falsity of underlying facts concerning the witness‘s perceptual abilities, the truth or

falsity of expert testimony depends on the truth or falsity of underlying facts

essential to the expert‘s inferential method and ultimate opinion.

The present case illustrates the point. Dr. Sperber‘s trial testimony

culminated in his opinion that the lesion on the victim‘s hand was consistent with

petitioner‘s abnormal dentition. To reach that conclusion, Dr. Sperber relied on a

series of intermediate steps. He explained how forensic odontologists use crime

scene or autopsy photographs to make a dental comparison. He explained how he

determines whether an injury is in fact a bite mark, and he concluded from a single

photograph of the victim‘s hand that the lesion was a human bite mark. He

explained why he believed the mark came from a lower not upper jaw. He noted a

gap in the lesion where it appears an incisor tooth failed to leave a mark. He then

showed the jurors a mold of petitioner‘s teeth, explaining that petitioner‘s right

incisor was abnormal and would not have left a mark. He further explained how

he compared the mold from petitioner‘s mouth with the photograph of the lesion.

Based on these steps, Dr. Sperber concluded that the mark was consistent with

petitioner‘s teeth.

A crucial fact underlying all of Dr. Sperber‘s testimony was that the single

photograph of the victim‘s hand was alone a sufficient basis for reaching his

ultimate conclusion. He acknowledged problems with the photograph, including

distortion, and he said additional photographs would have helped him render a

more definite conclusion. But he never wavered from the essential premise that

the single photograph was itself a sufficient basis to render an opinion. Based on

that premise, Dr. Sperber offered his expert opinion that the lesion was a bite mark

consistent with petitioner‘s teeth. That underlying premise — akin to the

perceptual premise of the eyewitness testimony shown to be false in Hall — has

now been shown to be false by petitioner‘s habeas corpus evidence.

5

The testimony at the habeas corpus proceeding shows by a preponderance

of the evidence that the photograph alone did not provide a sufficient basis for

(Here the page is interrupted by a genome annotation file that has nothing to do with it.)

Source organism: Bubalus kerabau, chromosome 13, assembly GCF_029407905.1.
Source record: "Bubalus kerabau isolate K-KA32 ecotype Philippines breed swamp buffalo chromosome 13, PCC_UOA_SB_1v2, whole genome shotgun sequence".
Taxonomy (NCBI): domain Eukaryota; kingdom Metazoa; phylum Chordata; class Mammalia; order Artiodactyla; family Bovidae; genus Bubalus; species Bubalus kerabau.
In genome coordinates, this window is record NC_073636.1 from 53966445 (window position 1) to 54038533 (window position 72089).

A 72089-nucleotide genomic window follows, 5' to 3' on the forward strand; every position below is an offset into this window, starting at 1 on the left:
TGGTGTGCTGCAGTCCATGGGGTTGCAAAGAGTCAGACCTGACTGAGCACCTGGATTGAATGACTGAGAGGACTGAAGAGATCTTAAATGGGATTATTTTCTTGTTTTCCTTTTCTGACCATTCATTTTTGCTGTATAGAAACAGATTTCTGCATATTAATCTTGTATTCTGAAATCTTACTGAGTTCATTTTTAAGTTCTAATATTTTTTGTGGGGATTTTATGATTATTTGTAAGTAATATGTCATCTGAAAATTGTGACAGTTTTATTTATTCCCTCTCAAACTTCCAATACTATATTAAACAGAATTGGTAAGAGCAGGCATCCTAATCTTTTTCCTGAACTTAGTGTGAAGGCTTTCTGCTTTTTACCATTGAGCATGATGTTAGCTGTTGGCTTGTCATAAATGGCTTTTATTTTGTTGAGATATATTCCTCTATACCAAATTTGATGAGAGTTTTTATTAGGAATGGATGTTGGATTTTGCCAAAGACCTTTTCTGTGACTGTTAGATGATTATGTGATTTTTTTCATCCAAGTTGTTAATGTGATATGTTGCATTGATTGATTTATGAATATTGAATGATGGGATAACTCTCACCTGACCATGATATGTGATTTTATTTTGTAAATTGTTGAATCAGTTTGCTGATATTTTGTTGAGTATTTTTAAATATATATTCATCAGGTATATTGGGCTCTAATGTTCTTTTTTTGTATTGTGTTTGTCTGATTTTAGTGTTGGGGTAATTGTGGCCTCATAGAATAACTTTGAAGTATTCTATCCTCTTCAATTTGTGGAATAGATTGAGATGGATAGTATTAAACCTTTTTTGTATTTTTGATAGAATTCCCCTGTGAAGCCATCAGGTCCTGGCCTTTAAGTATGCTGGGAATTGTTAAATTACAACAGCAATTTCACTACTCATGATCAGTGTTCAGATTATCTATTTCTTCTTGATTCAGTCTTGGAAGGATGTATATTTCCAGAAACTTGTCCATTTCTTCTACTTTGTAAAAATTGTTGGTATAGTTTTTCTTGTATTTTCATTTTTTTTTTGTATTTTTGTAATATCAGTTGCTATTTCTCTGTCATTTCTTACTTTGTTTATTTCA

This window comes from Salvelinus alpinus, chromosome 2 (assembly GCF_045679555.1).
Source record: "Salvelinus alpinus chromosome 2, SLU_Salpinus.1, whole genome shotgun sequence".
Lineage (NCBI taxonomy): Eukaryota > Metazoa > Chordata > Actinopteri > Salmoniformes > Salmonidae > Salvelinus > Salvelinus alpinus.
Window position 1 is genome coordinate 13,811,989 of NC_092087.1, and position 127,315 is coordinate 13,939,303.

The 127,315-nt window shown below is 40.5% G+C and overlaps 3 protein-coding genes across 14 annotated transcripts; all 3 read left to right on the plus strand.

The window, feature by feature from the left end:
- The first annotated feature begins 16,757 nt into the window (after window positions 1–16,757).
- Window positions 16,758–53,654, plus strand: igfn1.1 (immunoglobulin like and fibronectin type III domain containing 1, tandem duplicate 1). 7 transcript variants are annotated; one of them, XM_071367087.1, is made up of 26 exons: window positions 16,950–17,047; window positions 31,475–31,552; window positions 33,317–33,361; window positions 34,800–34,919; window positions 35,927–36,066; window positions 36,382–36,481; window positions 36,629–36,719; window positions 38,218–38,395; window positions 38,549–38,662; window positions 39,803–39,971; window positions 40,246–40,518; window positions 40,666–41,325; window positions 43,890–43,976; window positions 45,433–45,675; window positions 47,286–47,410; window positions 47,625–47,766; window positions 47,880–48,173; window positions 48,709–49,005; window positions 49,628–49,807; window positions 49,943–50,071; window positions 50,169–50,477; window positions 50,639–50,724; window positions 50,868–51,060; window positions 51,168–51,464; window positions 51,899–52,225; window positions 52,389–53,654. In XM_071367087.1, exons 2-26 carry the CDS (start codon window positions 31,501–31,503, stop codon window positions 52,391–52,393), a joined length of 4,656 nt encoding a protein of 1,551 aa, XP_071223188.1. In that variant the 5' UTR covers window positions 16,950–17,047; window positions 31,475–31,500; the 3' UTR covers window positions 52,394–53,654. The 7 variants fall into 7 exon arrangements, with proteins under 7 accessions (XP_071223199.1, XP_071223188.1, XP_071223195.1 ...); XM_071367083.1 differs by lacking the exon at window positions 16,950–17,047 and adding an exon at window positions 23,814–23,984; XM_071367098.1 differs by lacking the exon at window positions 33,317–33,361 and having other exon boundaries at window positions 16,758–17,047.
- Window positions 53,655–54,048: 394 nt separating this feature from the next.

comparison with petitioner‘s teeth. Petitioner first presented testimony by Dr.

Sperber himself. After reviewing additional autopsy photographs not provided to

him by the prosecution at the time of trial, Dr. Sperber was asked, ―Doctor, had

you had those photographs prior to your testimony in 1997 at the trial of Mr.

Richards, would they have affected your opinion?‖ He answered, ―Very

definitely.‖ In light of those additional photographs and after considering other

problems with his analysis, Dr. Sperber testified, ―I don‘t know for sure that that

lesion or that photograph [presented to the jury] depicts a bite mark.‖ And based

on those same factors, Dr. Sperber concluded that ―[m]y opinion today is that

[petitioner‘s] teeth, as we have seen, are not consistent with the lesion on the

hand‖ and that ―I would rule him out basically on the evidence as I‘ve seen now in

hindsight.‖

Petitioner also called Dr. Golden, who had testified at trial that petitioner‘s

teeth were consistent with the lesion, but that the quality of the photograph was

too poor to make a definitive determination as to whether it was or was not

consistent with petitioner. At the habeas corpus hearing, Dr. Golden testified

about advances in technology that allowed experts to correct distortion in

photographs like the one relied on by both him and Dr. Sperber at trial. He further

testified that since that technology came into use, he has personally used that

technology to correct photo distortion in cases in which he testified for the county.

Based on this technology, Dr. Golden testified that he would still view the lesion

as consistent with a human bite mark, though it could also have come from a

variety of sources. In addition, Dr. Golden said he ―would tend to rule out Mr.

Richards . . . as the suspected biter‖ and that ―[a]fter all the subsequent analyses

6

with the photographic correction and the digital analysis, my opinion is that I

would exclude him.‖

Petitioner called two additional dental experts: Dr. Johansen and Dr.

Bowers. Dr. Johansen testified at length about the procedure he followed to

correct the distortion in the photograph of the victim‘s hand using Adobe

Photoshop. He also looked at other crime scene photographs not made available

to Dr. Sperber at the time of trial. Even after correcting the photo distortion, Dr.